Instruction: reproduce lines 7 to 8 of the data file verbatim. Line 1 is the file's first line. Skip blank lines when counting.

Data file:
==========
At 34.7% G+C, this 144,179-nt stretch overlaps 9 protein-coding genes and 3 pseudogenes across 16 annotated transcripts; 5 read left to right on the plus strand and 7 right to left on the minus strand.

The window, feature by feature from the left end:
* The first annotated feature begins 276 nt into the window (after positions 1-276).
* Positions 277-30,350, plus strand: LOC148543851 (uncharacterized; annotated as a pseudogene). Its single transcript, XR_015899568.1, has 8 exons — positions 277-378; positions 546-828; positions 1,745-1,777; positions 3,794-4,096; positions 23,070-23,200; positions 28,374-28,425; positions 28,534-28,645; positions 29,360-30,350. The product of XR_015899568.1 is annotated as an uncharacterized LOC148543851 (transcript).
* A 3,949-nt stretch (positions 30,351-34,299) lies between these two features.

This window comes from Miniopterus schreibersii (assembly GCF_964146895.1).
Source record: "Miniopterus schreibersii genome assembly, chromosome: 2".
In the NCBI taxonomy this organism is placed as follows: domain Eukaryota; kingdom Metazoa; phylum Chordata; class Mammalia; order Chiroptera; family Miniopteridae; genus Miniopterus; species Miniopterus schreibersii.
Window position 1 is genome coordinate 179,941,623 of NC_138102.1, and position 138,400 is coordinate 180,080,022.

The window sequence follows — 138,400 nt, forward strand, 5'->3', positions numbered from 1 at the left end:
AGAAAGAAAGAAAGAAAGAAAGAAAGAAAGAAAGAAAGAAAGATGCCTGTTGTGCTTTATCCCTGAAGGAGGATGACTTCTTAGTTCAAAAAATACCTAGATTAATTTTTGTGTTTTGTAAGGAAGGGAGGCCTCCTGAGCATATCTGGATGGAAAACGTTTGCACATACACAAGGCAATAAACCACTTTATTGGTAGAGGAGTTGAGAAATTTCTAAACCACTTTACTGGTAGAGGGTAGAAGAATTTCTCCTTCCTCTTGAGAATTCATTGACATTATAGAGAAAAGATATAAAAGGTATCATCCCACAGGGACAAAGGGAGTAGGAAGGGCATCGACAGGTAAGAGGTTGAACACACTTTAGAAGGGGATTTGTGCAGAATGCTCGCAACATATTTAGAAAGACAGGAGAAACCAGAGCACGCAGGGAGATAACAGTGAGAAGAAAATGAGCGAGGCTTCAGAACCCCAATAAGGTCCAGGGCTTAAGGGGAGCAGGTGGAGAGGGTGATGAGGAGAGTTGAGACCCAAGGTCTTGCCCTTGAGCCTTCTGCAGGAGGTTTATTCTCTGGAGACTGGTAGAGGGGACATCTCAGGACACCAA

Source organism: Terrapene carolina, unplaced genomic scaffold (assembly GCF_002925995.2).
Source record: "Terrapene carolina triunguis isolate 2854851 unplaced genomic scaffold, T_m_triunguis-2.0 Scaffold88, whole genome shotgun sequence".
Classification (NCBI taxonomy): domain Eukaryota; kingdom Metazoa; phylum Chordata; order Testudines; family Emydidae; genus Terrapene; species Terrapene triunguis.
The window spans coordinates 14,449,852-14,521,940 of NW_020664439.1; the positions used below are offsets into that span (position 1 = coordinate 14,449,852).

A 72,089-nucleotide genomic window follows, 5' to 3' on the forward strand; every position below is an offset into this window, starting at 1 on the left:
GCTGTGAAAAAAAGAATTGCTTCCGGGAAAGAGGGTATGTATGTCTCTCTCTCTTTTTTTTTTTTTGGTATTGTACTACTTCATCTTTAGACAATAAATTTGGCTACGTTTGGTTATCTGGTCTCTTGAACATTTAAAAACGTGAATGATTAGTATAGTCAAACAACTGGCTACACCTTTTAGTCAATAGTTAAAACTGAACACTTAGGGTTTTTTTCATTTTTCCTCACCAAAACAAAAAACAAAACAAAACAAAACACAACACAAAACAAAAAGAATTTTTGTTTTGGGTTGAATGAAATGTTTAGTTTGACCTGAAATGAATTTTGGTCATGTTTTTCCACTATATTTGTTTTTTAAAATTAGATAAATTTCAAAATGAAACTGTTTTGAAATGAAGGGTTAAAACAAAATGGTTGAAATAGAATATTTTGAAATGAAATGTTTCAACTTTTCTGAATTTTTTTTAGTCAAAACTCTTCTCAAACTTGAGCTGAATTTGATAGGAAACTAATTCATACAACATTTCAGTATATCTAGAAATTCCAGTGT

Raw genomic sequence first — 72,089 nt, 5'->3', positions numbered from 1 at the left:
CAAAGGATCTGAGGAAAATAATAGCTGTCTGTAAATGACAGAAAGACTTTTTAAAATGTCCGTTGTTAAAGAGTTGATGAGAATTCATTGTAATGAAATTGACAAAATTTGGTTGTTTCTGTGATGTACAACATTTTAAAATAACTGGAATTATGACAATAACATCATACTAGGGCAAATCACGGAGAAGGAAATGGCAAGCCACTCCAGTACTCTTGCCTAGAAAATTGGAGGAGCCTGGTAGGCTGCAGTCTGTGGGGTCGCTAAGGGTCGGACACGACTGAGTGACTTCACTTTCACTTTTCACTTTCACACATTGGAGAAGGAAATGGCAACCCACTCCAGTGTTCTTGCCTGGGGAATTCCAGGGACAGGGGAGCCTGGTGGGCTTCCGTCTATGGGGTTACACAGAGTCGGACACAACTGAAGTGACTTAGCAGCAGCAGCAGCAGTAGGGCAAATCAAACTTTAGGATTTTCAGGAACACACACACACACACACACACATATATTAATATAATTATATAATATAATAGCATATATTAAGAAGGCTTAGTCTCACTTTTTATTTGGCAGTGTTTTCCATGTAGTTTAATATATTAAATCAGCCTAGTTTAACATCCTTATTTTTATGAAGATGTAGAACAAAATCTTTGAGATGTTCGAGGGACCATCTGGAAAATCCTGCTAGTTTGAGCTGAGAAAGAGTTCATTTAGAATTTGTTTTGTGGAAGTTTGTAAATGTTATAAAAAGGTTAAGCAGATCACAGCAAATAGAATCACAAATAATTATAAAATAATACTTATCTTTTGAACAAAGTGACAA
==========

Source record: "Miniopterus schreibersii genome assembly, chromosome: 2".
In the NCBI taxonomy this organism is placed as follows: domain Eukaryota; kingdom Metazoa; phylum Chordata; class Mammalia; order Chiroptera; family Miniopteridae; genus Miniopterus; species Miniopterus schreibersii.